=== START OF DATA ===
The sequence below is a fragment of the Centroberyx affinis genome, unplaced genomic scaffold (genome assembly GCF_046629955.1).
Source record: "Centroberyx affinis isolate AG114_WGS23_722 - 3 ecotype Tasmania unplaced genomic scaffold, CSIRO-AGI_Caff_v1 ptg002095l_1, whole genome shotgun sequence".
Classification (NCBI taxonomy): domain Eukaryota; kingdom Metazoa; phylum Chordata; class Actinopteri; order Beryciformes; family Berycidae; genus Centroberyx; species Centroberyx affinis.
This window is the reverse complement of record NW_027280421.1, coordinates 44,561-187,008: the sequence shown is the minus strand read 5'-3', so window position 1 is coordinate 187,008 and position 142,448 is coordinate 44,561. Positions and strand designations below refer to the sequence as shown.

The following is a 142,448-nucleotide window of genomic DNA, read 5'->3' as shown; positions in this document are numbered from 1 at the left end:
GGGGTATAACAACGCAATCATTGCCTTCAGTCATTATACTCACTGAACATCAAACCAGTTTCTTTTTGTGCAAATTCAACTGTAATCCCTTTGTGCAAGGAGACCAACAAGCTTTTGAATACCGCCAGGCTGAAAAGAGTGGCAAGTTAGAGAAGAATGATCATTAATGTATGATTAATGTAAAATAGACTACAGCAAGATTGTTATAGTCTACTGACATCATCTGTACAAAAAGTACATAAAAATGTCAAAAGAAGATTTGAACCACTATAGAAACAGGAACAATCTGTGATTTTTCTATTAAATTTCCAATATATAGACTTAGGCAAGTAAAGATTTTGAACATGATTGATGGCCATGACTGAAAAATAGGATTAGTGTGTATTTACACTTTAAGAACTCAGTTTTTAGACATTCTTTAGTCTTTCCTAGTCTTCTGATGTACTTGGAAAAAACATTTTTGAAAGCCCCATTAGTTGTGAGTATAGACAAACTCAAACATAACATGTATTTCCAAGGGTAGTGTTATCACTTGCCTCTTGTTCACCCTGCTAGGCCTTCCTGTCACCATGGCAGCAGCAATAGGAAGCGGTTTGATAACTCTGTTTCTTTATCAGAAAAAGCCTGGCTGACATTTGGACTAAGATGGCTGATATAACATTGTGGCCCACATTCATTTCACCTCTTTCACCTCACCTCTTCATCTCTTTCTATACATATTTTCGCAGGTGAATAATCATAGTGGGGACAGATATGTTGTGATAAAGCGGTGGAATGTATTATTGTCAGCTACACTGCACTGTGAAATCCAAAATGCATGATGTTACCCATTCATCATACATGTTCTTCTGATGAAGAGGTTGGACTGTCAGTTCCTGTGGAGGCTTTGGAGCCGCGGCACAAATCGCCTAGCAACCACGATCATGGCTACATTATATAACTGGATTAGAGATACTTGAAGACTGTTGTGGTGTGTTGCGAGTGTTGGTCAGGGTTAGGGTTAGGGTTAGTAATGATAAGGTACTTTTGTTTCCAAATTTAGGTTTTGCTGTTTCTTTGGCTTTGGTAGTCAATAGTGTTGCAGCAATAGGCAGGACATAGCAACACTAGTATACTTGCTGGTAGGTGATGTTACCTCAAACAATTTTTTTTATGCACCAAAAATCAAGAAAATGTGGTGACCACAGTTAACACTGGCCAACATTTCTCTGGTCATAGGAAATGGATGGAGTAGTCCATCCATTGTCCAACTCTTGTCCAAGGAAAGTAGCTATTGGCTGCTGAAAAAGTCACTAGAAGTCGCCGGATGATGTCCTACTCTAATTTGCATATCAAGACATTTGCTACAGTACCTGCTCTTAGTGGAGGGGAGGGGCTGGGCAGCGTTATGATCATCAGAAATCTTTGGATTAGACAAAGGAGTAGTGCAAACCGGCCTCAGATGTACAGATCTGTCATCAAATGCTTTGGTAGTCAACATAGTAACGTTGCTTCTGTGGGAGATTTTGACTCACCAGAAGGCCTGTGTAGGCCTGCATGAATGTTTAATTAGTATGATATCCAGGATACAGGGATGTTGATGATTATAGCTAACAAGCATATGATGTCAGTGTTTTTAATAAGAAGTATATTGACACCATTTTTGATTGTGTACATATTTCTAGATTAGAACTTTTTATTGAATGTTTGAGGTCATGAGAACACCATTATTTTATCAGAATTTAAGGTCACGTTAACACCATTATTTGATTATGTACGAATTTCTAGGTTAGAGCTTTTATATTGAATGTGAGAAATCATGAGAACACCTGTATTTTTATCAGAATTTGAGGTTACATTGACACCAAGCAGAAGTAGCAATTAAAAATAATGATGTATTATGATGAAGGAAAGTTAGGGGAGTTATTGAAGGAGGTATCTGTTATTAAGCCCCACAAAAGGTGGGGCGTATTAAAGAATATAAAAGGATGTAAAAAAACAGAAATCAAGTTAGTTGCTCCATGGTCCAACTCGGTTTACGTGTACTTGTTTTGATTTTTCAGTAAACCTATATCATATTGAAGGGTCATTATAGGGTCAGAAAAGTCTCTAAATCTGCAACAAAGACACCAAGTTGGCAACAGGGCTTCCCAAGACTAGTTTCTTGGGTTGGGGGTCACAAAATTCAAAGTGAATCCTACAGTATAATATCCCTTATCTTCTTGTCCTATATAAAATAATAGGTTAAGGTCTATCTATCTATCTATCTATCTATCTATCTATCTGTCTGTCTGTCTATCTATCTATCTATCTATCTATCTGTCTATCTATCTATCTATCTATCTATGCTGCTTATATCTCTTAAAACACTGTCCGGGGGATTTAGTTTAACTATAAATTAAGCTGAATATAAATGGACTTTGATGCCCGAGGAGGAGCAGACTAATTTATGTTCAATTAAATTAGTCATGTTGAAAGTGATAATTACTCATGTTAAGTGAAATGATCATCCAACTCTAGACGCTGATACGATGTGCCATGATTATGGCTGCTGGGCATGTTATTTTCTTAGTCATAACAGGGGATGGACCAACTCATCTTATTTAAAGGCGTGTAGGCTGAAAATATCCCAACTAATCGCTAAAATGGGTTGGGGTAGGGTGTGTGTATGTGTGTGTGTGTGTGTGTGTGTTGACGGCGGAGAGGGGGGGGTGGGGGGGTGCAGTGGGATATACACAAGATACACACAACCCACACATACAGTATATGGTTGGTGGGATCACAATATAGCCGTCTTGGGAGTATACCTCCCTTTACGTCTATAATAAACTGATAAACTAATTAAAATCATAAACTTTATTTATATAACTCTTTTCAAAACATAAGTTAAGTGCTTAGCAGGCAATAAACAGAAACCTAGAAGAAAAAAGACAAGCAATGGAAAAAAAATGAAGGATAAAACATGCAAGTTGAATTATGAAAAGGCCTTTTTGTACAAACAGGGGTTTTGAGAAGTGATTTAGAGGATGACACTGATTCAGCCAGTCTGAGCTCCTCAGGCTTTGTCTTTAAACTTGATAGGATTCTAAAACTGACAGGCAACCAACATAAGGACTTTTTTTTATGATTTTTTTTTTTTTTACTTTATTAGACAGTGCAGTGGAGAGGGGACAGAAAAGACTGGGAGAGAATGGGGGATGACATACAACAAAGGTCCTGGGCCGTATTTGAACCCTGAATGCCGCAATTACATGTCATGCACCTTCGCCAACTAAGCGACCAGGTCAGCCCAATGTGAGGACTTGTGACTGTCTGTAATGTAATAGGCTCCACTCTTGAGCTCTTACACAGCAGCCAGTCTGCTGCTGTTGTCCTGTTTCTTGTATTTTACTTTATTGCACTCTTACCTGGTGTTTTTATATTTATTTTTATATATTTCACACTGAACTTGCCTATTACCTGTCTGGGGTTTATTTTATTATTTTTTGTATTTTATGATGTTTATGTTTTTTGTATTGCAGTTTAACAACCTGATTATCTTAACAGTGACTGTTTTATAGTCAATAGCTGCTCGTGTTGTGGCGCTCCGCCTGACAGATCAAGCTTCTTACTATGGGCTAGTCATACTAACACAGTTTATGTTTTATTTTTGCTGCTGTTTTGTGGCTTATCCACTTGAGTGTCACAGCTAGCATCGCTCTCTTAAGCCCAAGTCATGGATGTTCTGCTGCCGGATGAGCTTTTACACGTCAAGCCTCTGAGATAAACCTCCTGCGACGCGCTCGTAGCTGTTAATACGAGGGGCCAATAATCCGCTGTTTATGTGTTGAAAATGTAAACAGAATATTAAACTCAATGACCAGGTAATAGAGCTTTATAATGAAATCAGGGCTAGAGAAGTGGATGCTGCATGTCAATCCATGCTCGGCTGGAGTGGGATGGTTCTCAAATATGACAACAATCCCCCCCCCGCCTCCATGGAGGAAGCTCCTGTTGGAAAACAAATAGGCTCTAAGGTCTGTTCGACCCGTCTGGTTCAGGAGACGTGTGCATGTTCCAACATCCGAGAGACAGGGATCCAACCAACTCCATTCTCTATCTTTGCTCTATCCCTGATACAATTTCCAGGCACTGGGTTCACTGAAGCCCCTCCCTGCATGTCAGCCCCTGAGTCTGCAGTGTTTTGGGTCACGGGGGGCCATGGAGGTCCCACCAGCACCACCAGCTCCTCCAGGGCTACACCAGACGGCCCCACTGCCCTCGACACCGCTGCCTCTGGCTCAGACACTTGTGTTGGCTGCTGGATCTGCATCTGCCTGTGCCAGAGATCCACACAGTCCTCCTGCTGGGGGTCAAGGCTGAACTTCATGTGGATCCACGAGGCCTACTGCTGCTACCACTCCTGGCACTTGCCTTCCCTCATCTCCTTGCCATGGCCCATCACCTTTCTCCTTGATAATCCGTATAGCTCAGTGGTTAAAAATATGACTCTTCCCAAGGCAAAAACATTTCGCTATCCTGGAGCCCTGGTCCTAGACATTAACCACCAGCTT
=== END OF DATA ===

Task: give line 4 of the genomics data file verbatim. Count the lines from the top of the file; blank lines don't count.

This window is the reverse complement of record NW_027280421.1, coordinates 44,561-187,008: the sequence shown is the minus strand read 5'-3', so window position 1 is coordinate 187,008 and position 142,448 is coordinate 44,561. Positions and strand designations below refer to the sequence as shown.